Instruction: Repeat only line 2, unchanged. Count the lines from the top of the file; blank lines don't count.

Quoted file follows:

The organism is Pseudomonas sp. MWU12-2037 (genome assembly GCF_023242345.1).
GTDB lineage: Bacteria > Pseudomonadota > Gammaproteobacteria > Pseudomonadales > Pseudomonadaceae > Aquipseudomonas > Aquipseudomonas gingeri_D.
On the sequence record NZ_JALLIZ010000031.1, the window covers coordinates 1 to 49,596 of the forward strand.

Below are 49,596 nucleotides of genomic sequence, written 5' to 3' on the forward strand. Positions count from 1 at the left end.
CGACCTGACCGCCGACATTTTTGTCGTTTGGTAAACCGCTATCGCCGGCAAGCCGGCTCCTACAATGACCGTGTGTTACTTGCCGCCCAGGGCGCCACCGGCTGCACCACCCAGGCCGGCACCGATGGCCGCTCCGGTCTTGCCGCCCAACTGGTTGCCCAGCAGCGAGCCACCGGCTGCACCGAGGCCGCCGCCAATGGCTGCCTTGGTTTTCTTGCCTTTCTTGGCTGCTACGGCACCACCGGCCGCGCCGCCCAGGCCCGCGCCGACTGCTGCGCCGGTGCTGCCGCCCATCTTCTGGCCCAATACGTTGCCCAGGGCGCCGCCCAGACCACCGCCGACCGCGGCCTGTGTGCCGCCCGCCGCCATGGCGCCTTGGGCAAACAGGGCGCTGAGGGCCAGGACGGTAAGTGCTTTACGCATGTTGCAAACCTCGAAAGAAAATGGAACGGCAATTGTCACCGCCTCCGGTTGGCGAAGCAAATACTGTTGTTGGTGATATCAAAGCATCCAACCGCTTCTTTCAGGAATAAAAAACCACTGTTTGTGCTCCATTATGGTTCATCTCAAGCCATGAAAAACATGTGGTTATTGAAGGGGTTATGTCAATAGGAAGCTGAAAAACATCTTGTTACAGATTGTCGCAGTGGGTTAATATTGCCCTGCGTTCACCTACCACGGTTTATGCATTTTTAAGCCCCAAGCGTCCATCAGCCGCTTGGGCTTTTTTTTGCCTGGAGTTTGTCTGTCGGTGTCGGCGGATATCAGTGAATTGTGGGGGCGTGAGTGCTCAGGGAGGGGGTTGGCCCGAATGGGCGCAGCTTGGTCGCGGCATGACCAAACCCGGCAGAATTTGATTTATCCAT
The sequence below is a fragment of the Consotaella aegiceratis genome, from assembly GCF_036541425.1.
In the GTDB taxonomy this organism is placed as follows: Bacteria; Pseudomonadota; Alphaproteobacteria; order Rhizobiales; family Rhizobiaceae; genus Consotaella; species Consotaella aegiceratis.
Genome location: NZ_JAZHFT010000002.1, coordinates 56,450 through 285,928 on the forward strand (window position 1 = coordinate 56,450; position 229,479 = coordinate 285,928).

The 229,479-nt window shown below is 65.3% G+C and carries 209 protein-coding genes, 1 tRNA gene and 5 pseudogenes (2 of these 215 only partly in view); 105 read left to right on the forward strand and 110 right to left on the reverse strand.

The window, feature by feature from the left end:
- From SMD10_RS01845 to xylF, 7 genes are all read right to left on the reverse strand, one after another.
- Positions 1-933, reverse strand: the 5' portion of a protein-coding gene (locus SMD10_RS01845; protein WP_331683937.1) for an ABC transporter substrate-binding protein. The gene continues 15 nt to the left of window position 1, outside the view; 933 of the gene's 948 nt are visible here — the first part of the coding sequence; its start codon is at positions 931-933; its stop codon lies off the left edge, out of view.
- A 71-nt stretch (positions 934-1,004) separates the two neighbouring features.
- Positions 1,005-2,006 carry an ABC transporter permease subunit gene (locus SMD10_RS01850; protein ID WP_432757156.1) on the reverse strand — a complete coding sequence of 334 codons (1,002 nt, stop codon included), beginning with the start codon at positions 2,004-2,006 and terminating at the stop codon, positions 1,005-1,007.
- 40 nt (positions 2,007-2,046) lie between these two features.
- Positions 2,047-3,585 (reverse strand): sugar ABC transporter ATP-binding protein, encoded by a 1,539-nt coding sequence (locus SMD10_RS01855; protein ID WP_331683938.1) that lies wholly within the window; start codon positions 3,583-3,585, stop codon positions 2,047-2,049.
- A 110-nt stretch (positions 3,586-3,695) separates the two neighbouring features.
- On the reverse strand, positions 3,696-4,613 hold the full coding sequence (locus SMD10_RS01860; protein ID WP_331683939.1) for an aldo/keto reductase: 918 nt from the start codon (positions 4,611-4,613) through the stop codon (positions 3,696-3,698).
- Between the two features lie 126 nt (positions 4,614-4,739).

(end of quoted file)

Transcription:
GTDB lineage: Bacteria > Pseudomonadota > Gammaproteobacteria > Pseudomonadales > Pseudomonadaceae > Aquipseudomonas > Aquipseudomonas gingeri_D.